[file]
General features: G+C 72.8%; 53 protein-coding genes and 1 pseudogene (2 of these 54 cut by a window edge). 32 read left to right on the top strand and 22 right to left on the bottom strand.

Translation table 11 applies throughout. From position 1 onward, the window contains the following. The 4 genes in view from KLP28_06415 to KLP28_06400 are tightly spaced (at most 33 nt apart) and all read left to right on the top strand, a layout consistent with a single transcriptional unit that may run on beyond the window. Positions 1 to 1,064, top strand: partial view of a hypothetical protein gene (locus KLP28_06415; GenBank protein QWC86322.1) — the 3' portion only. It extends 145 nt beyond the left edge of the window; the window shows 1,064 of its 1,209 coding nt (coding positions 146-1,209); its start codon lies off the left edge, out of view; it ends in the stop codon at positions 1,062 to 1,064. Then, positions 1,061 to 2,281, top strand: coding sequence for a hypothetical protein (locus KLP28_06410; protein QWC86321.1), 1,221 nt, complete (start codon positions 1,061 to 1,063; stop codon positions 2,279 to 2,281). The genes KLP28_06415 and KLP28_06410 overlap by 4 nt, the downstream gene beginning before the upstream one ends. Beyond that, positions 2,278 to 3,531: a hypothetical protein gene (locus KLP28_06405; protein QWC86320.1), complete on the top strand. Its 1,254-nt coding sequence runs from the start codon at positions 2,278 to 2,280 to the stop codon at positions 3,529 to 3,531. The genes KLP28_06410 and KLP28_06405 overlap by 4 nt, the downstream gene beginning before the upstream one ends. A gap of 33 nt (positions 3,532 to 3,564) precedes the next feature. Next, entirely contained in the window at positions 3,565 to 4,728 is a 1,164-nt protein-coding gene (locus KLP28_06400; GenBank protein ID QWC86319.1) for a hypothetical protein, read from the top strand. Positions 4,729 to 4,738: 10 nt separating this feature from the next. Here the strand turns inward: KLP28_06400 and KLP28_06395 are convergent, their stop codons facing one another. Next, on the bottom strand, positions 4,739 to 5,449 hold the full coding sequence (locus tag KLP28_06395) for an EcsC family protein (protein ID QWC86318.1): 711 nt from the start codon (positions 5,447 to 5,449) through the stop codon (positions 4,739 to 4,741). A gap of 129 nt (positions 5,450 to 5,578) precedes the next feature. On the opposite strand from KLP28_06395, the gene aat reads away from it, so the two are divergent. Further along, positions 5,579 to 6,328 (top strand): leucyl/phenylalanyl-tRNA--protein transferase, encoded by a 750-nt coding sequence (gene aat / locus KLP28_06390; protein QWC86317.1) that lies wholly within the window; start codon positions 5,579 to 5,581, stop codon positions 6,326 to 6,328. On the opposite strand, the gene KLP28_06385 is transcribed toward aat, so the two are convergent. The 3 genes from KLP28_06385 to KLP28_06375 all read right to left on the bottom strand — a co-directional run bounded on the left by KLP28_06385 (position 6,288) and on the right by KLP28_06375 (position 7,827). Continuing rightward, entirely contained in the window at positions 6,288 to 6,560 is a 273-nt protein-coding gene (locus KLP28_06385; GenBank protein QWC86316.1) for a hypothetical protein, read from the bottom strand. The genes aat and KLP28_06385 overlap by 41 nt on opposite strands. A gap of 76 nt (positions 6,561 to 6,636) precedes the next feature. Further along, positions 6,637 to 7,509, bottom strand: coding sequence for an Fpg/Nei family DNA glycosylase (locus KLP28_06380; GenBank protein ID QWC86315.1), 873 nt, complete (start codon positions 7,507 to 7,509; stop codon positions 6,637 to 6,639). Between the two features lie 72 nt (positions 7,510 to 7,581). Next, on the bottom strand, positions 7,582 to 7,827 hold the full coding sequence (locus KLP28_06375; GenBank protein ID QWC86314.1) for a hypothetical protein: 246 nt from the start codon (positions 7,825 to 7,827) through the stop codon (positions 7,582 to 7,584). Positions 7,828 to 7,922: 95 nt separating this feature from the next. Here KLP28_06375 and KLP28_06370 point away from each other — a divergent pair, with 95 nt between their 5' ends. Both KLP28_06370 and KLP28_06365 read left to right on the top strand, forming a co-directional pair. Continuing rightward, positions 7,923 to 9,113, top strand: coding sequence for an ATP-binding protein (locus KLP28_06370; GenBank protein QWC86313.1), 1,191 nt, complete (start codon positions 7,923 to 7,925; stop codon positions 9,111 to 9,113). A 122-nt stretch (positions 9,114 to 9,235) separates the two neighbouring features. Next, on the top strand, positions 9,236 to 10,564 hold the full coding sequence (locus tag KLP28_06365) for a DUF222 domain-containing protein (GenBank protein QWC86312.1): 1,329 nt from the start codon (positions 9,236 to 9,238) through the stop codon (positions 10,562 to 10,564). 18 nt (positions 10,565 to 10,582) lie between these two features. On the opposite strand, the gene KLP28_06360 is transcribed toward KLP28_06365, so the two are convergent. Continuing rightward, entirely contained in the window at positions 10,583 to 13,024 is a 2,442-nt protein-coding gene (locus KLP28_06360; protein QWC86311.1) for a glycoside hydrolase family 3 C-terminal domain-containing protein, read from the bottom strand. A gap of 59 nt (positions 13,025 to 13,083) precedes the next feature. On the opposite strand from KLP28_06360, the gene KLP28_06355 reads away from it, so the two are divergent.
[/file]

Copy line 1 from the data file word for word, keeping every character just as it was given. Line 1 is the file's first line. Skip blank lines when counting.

General features: G+C 72.8%; 53 protein-coding genes and 1 pseudogene (2 of these 54 cut by a window edge). 32 read left to right on the top strand and 22 right to left on the bottom strand.